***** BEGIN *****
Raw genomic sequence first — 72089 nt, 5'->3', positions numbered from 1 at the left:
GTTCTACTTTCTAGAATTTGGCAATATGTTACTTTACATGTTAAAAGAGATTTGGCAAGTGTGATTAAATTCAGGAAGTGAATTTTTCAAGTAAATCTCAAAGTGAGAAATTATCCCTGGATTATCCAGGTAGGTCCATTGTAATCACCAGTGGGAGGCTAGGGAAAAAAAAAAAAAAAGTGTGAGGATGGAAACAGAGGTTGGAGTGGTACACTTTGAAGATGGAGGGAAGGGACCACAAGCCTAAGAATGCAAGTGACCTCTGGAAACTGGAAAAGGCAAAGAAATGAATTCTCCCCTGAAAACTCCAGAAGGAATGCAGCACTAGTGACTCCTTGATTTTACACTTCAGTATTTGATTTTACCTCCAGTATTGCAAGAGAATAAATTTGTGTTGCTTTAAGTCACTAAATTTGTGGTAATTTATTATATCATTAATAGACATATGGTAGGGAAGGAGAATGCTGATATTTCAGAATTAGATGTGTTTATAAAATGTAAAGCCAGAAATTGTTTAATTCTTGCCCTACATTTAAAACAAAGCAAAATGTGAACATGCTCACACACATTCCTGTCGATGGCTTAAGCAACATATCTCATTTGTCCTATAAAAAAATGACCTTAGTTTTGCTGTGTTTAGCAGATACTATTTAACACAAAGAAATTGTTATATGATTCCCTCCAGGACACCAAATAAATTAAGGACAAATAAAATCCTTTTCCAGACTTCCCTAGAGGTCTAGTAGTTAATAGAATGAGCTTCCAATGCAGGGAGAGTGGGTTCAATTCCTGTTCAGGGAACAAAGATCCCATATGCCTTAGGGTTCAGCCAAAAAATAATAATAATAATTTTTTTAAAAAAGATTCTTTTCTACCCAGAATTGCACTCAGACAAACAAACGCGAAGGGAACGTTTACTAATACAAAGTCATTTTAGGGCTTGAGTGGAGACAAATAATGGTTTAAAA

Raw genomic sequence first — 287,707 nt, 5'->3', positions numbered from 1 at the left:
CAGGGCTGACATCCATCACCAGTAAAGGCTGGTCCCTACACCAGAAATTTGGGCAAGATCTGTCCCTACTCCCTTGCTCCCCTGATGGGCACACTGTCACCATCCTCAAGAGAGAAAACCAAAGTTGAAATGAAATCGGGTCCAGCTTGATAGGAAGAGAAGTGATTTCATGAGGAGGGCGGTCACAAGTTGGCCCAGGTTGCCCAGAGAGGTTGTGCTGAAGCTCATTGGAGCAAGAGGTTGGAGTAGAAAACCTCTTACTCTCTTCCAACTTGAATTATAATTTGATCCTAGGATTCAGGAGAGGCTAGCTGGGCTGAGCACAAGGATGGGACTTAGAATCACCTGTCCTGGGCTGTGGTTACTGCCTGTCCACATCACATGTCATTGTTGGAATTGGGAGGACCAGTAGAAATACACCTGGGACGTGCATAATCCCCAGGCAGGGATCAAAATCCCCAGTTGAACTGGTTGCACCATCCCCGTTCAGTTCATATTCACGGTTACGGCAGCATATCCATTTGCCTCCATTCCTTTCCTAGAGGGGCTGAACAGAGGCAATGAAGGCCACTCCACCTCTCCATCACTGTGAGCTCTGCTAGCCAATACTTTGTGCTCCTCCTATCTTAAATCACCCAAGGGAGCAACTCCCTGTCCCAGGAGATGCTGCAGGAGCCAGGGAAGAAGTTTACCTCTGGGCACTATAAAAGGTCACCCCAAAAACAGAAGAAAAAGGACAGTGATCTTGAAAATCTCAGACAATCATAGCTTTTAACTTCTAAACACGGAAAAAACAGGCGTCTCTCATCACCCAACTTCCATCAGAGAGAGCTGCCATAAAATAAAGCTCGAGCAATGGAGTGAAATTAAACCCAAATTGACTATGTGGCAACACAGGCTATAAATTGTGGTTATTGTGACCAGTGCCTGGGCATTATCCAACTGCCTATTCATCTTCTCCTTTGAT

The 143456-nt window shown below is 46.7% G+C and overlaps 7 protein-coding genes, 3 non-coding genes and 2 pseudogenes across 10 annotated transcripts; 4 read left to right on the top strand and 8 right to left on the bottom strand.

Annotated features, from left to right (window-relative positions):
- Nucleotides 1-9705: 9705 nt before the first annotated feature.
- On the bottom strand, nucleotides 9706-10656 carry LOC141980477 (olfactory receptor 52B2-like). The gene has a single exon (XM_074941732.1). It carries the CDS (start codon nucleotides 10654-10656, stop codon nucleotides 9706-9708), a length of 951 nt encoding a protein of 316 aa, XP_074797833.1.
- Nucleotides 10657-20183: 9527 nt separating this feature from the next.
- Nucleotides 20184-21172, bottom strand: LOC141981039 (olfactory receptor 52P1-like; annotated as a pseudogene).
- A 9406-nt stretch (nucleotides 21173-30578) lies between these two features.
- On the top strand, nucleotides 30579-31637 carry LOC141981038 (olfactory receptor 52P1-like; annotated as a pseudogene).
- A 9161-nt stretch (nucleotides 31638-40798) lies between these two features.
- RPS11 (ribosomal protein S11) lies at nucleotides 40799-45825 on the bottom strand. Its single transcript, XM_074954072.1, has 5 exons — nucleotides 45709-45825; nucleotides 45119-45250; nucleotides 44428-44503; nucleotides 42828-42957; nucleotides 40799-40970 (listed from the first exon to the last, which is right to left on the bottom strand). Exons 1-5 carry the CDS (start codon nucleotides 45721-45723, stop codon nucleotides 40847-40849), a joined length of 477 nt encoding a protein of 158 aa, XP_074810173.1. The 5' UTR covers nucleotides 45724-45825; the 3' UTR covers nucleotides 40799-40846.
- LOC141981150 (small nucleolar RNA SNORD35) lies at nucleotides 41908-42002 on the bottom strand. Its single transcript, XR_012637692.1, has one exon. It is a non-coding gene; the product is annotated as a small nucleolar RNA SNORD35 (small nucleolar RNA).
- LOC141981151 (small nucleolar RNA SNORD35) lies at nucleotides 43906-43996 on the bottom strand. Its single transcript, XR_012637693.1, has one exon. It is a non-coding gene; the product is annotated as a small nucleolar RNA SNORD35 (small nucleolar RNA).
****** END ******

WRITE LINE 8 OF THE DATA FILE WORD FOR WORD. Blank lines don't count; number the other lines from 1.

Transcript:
- On the bottom strand, nucleotides 9706-10656 carry LOC141980477 (olfactory receptor 52B2-like). The gene has a single exon (XM_074941732.1). It carries the CDS (start codon nucleotides 10654-10656, stop codon nucleotides 9706-9708), a length of 951 nt encoding a protein of 316 aa, XP_074797833.1.